Disclaimer: This information provided is not medical advice but general information for you and your healthcare team. All women should speak with their providers prior to initiating any sort of exercise postpartum. We advise all mothers looking to initiate exercise to work with a pelvic floor specialist and postpartum exercise specialist to help the navigate this time.
I believe that the current road back to exercise is a misunderstood area that most people get wrong. Many women’s experience consists of the following: after baby, there is no specific work towards fitness and at the very quick 6 week postpartum follow up, they are told as the doctor is leaving the room “you are fine to get back to full exercise and you can start having sex too.” This is normally done with no pelvic floor or abdominal wall exam as well as no deeper conversation of the type of exercise a mom is looking to perform. There are a few things wrong with this scenario:
1. In the first few days after baby, women are told to not exercise, but they are picking up their 6-10# baby out of cribs, off the floor, in their insanely heavier carrier while also potentially caring for larger siblings, doing laundry and walking around. What SHOULD happen is women should be instructed on the benefits of early movement to help heal and restore. Focus should be on the daily tasks that we know moms are required to do with a newborn in hopes to not only help them feel stronger and more confident in their day to day, but help mitigate injury and symptoms by doing too much, too soon.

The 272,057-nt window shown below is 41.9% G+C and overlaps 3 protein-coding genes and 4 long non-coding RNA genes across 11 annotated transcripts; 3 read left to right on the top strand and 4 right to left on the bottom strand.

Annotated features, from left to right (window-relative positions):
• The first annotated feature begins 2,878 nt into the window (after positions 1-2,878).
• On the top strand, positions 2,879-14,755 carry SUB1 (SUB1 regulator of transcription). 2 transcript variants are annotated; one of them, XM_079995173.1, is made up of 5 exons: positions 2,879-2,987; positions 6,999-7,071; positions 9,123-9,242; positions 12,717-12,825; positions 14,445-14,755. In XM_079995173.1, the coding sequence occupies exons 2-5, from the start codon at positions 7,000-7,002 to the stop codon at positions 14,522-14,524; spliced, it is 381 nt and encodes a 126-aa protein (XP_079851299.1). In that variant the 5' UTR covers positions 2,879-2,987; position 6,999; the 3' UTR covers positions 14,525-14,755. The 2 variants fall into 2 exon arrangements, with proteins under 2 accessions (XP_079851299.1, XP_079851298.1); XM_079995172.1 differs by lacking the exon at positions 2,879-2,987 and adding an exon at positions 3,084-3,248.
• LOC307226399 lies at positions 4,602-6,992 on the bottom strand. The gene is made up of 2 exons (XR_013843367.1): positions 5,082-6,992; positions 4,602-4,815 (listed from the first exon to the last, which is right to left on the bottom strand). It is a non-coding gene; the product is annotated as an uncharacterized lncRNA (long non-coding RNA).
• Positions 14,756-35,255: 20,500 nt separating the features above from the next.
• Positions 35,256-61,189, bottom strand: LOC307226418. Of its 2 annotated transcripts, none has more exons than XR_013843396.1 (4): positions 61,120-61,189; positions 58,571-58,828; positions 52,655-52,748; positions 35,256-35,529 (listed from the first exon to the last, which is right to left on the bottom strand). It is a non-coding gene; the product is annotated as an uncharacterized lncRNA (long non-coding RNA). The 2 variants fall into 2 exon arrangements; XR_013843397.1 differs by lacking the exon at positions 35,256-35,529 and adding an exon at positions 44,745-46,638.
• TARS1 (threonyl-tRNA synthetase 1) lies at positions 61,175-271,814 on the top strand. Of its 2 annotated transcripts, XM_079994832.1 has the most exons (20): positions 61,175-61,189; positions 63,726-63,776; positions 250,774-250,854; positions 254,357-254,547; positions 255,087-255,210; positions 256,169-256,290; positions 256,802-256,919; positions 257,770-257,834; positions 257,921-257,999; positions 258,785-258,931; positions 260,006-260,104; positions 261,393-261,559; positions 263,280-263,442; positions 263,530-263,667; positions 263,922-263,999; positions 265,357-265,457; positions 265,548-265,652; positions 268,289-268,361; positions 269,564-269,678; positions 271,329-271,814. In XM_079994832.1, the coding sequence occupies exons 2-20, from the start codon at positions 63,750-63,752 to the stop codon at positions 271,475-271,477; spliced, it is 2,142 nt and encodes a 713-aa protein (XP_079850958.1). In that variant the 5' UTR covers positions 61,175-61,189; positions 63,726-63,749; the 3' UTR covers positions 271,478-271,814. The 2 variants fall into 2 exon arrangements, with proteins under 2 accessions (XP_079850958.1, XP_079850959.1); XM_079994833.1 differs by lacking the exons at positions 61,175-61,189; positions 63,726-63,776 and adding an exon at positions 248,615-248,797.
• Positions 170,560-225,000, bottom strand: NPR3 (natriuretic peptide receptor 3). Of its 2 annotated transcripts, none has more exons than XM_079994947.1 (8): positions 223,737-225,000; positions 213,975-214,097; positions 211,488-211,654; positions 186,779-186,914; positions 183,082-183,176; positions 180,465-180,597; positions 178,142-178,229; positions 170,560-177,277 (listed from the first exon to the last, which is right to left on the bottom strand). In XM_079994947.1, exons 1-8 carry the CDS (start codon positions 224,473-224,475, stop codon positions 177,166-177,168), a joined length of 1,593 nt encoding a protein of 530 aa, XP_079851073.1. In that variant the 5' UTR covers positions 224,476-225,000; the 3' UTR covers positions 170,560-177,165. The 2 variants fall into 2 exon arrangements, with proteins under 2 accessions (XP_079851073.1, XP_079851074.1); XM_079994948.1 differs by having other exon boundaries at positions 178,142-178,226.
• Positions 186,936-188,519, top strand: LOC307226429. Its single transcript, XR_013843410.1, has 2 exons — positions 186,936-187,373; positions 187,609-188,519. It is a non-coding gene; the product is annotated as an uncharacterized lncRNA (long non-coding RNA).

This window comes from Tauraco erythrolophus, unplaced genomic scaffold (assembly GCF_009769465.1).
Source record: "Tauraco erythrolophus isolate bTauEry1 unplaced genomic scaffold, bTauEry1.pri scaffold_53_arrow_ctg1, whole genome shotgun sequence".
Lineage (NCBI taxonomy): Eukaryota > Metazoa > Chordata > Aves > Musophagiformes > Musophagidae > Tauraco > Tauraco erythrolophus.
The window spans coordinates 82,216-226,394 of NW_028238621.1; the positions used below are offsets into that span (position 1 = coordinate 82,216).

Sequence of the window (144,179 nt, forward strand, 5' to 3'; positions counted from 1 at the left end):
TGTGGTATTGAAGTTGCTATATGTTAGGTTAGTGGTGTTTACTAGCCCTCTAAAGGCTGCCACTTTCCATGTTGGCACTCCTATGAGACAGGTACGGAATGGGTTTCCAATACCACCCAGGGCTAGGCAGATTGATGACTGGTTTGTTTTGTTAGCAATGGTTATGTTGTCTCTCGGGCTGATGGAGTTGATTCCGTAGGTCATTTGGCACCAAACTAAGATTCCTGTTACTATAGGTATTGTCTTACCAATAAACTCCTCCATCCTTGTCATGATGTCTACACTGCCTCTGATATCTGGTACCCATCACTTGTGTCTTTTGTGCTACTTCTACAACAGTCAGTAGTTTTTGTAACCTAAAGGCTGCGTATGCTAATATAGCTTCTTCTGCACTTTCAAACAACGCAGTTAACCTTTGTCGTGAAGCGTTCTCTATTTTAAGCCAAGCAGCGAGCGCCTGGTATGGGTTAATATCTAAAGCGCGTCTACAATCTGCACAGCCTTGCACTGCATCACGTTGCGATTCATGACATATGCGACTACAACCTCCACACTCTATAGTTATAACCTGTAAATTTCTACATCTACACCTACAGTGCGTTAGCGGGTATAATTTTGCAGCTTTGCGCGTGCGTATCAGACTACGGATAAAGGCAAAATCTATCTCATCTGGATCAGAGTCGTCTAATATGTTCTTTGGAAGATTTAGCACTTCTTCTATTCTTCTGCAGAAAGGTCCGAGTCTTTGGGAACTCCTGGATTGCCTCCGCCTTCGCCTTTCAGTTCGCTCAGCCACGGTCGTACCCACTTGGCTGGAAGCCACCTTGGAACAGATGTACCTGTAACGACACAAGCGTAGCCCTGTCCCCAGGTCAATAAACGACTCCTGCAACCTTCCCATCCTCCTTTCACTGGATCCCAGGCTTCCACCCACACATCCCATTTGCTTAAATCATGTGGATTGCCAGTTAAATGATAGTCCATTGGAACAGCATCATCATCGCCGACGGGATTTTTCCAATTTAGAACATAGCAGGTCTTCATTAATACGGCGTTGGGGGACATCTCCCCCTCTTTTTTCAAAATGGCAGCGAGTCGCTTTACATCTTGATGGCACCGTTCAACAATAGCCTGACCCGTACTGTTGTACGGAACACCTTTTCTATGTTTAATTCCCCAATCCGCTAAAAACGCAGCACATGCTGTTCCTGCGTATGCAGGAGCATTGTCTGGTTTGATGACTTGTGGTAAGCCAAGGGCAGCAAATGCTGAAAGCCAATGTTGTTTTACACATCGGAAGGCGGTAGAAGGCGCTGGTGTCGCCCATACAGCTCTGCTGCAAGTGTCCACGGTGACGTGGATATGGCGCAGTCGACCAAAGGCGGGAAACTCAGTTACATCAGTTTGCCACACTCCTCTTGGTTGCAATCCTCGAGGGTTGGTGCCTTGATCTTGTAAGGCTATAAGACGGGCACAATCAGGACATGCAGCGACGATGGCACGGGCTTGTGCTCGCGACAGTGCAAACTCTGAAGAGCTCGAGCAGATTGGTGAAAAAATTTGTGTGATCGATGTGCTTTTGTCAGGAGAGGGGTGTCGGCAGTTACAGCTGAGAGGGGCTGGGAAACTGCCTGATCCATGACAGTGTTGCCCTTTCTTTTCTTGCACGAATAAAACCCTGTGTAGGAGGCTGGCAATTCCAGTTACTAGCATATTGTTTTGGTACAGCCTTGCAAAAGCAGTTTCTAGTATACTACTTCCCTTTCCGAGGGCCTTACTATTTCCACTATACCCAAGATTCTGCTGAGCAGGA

2. Due to the severe lack of information on return to exercise timeline paired with the extremely disappointing focus and attention we give to postpartum moms leave women in the dark when it comes to fitness, what is appropriate and how they should approach it. What SHOULD happen is more education needs to take place around what is exercise, the benefits as well as the risks and reasonable timelines for women to expect when looking to return to fitness. Pelvic Floor Therapy should be automatic for women in order to evaluate their tissues have a better understanding of their situation and when is true return to exercise appropriate for them.
As opposed to giving into this unfortunate situation, we like to lean into a different way of thinking. We believe that exercise SHOULD be started as soon as possible after baby – but this type of exercise might be much different than what you would expect.